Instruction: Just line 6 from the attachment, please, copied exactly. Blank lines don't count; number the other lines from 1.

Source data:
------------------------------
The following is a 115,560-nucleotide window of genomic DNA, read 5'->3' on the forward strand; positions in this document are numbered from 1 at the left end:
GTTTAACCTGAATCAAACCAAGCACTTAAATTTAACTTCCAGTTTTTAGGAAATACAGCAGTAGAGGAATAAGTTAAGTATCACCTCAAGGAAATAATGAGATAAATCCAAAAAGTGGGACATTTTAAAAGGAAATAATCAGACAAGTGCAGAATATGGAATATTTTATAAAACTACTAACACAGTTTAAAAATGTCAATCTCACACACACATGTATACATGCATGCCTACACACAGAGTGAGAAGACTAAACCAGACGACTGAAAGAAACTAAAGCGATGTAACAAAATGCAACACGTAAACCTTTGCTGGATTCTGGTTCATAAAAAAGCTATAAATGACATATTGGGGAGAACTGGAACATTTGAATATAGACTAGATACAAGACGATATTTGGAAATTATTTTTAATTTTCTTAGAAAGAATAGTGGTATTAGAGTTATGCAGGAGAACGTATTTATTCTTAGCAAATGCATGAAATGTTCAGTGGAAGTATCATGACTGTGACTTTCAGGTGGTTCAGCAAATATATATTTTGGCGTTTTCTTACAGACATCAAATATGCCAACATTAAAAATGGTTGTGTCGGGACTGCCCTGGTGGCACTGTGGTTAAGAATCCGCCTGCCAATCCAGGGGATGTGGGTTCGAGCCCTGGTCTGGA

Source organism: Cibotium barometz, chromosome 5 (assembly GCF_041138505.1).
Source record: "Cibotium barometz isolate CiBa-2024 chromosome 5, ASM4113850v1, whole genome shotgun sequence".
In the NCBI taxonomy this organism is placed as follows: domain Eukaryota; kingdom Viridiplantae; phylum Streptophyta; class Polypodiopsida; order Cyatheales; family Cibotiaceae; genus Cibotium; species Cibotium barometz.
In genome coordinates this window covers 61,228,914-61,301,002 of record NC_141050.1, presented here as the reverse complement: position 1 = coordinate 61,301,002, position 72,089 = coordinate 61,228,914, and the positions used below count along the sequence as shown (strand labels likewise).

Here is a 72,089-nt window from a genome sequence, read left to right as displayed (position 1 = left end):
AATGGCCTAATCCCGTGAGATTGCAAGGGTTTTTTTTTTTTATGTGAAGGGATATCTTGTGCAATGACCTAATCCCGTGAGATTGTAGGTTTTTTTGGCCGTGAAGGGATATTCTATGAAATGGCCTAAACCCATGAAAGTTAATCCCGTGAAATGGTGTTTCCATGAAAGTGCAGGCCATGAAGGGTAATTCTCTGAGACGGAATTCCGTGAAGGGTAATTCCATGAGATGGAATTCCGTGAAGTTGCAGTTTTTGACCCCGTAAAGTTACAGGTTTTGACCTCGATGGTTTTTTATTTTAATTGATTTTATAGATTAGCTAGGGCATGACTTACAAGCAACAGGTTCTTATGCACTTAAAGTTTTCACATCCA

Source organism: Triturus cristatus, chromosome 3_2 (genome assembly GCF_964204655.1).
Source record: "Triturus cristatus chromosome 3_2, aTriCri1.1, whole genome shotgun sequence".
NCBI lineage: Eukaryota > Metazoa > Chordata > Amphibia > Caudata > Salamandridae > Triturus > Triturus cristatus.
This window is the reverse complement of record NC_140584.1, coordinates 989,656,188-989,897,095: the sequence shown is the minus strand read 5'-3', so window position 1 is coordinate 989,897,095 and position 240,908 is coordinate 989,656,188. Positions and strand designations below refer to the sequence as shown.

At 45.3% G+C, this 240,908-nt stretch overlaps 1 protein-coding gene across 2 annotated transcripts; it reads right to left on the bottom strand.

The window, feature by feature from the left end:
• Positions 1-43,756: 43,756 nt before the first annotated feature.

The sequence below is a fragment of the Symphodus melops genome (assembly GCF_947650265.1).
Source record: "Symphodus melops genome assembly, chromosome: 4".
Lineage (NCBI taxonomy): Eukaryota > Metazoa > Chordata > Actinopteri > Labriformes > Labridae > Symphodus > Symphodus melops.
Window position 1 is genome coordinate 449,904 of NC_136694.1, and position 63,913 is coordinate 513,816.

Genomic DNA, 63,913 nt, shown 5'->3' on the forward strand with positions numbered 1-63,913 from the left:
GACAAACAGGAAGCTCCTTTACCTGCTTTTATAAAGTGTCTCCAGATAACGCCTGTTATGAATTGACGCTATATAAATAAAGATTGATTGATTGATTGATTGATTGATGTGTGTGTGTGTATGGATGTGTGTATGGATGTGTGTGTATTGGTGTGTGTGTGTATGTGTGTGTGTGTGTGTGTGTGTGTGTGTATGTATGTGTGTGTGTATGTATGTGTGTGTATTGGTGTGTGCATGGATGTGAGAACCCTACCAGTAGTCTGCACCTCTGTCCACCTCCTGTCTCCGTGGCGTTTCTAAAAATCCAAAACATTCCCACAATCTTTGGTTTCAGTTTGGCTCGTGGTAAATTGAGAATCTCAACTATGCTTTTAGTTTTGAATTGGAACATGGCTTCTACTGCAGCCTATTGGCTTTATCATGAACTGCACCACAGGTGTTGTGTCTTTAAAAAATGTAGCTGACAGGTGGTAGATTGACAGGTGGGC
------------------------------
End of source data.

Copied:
In genome coordinates this window covers 61,228,914-61,301,002 of record NC_141050.1, presented here as the reverse complement: position 1 = coordinate 61,301,002, position 72,089 = coordinate 61,228,914, and the positions used below count along the sequence as shown (strand labels likewise).